The chairman of the Greenville County Republican party (GCGOP) was escorted by police from a meeting of the state party (SCGOP)’s executive committee in Columbia, S.C. on Saturday – the latest flashpoint in an ongoing schism within the dominant political party in the Palmetto State (and more specifically, within the “conservative” wing of that party).
Initial reports from a Myrtle Beach, S.C.-based website left the impression GCGOP chairman Jeff Davis had been removed from his local chairmanship – a post he assumed earlier this year – however this news outlet has confirmed this information is inaccurate.
Davis remains chairman of the Greenville County party … however, as of Saturday, he is no longer welcome to attend meetings or other events hosted by the state party.
According to David Hucks of MyrtleBeachSC.com, the SCGOP executive committee “removed Jeff Davis as Greenville County GOP chairman from attending (executive committee) state meetings” – an inelegant phrasing which prompted widespread confusion as to what actually transpired at this gathering.
So … what actually happened?
According to my sources, Davis was escorted from the SCGOP meeting by three officers of the Columbia, S.C. police department after the party’s executive committee voted to ban him from attending party meetings and events.
“After the motion and vote were taken for him to leave, he got up and walked out and the cops walked with him to make sure that he left,” a source at the meeting told me. “Things had gotten loud and he had some outbursts in the meeting so that’s why they walked out with him to make sure he left.”
The source added Davis had previously “gotten into (it) with committee members” – prompting the party to arrange for a police presence at its executive committee gatherings beginning in September.
“(He) showed his ass and members were uncomfortable,” the source claimed.
Supporters of Davis contend the party is throwing him out because it wants to cover up a scandal involving its former state chairman Chad Connelly, although these reports could not be independently verified.
(Click to view)
(Via: Dan Harvell)
Connelly and Davis have been at war for several years over who controls the Palmetto State’s exceedingly limited, “exceptional needs” school choice program. Connelly – an executive committee member from Newberry County who has previously managed the choice program – was at the meeting on Saturday and made a presentation to executive committee members refuting allegations made against him by Davis.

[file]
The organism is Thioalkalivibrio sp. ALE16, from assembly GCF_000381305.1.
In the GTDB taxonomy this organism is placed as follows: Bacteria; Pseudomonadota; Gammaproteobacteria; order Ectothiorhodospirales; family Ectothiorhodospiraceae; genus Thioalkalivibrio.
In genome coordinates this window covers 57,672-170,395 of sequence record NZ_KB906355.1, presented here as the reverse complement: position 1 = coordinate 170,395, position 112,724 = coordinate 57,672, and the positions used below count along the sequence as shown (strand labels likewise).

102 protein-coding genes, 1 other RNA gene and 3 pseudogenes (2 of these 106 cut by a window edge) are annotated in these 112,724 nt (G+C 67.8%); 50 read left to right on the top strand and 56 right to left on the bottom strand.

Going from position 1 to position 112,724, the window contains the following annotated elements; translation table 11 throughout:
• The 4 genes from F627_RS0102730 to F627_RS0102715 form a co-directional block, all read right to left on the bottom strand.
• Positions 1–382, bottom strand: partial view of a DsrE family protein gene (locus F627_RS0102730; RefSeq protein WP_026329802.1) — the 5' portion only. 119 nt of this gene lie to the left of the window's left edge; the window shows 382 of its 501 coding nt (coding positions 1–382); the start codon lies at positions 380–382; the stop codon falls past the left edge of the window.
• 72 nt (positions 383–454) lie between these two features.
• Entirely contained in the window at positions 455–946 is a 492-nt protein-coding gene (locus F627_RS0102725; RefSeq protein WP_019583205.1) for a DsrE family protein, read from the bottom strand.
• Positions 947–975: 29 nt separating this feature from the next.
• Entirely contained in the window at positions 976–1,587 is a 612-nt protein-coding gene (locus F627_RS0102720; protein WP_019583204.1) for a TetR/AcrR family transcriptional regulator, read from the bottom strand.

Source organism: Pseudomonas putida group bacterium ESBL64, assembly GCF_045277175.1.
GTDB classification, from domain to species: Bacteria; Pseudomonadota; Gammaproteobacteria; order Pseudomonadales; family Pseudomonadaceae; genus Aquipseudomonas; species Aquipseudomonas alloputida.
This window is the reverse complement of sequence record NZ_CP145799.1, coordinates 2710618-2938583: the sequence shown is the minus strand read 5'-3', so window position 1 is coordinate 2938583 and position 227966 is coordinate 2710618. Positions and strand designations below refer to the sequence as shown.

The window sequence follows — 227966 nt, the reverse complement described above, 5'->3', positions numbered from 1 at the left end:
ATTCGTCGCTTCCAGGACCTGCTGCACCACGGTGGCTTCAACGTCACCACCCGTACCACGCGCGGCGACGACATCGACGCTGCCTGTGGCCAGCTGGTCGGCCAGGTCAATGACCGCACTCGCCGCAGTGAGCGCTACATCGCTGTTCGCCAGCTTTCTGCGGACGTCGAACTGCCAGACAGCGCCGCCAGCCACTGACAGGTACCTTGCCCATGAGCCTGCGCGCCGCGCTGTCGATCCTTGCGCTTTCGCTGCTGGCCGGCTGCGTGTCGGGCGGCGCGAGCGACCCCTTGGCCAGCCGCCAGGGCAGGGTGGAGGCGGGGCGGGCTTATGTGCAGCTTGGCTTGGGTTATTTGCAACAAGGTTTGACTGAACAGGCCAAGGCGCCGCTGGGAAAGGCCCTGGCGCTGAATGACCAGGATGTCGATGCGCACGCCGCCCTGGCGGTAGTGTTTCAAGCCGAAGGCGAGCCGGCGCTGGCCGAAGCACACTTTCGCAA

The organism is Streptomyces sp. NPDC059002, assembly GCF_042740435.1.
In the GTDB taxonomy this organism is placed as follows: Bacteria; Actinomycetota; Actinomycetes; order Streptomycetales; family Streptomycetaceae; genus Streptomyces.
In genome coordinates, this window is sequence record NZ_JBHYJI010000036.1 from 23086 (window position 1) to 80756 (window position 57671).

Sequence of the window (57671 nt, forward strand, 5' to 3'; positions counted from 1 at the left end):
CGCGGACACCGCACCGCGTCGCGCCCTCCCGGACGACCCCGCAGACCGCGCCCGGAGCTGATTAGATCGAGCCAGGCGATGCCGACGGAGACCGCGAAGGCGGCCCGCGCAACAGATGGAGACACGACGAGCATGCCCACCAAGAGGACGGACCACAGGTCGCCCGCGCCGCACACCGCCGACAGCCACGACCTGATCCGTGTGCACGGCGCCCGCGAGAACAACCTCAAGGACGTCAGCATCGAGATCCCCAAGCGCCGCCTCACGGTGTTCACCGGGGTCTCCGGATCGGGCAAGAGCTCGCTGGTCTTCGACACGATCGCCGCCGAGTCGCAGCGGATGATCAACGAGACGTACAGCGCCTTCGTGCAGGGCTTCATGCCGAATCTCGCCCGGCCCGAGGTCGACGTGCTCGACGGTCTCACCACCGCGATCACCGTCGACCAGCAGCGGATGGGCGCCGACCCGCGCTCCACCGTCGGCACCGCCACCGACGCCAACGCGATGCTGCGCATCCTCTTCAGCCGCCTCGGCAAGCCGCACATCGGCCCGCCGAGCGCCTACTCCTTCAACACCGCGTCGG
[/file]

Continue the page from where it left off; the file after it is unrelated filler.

Following Connelly’s presentation, the SCGOP executive committee voted to censure Davis and ban him from attending future party meetings or events.
“I’ve never witnessed a more disgusting display from supposed adults than the one I witnessed today at our SCGOP meeting,” Beanz wrote on her Telegram page. “Supposed republicans acting no better than high school mean girls. It was embarrassing to share a room with these people.”
“If South Carolina is any indication, the establishment GOP in this country is more focused on their power and money than on issues that stand to tear the fabric of this nation,” Beanz added. “We aren’t going to let it happen.”
As I have previously documented, warring ideologues eager to claim the mantle of true “conservatism” (whatever that word even means nowadays) are battling for control of the GOP apparatus at the local and state level in the Palmetto State. These ideologues are also vying to inherit the “Make America Great Again” mantra popularized by former U.S. president Donald Trump – who, as irony would have it, has been consistently pro-establishment in his “Republican” interventions in South Carolina, a pivotal early-voting state for Democrats and Republicans alike.
Earlier this year, Trump issued a trio of endorsements in support of status quo SCGOP chairman Drew McKissick – who has enraged conservatives by endorsing establishment politicians in primary elections, trying to rig county party races and labeling anyone to the right of him on the ideological spectrum as a “leper.” Trump has also consistently backed fiscally liberal governor Henry McMaster – including saving McMaster’s bacon back in 2018 when the incumbent was credibly challenged by Upstate businessman John Warren in a GOP primary election.
Why is Trump so beholden to the SCGOP establishment? Especially after the party’s executive committee so badly miscalculated his political interests ahead of last year’s ‘First in the South’ presidential primary?
Good question …
While Trump tacks toward the mushy middle of the “Republican” spectrum, the ongoing war within the SCGOP has been conflated by the national mainstream media as some sort of takeover of the party by adherents of QAnon – an amorphous assemblage of online provocateurs which has become a catch-all for right-wing conspiracy theories (and theorists).
Is this theory legit? No … but some of the personalities stoking the divisions have espoused many of the same conspiracy theories embraced by QAnon.
One thing is clear: The fissures and fault lines within the party are very real … and they are not going away anytime soon. In fact, they appear to be flaring up more intensely the closer we get to next spring’s partisan primary elections.
“The deep divisions within the GOP are expected to have significant repercussions in both the upcoming 2022 partisan primary elections as well as the 2024 ‘First in the South’ GOP presidential primary race,” I noted earlier this year.
Looks like that prediction is coming to pass …
ABOUT THE AUTHOR …
Will Folks is the founding editor of the news outlet you are currently reading. Prior to founding FITSNews, he served as press secretary to the governor of South Carolina. He lives in the Midlands region of the state with his wife and seven children. And yes, he has LOTS of hats (including that New York Knights’ lid from ‘The Natural’ pictured above).
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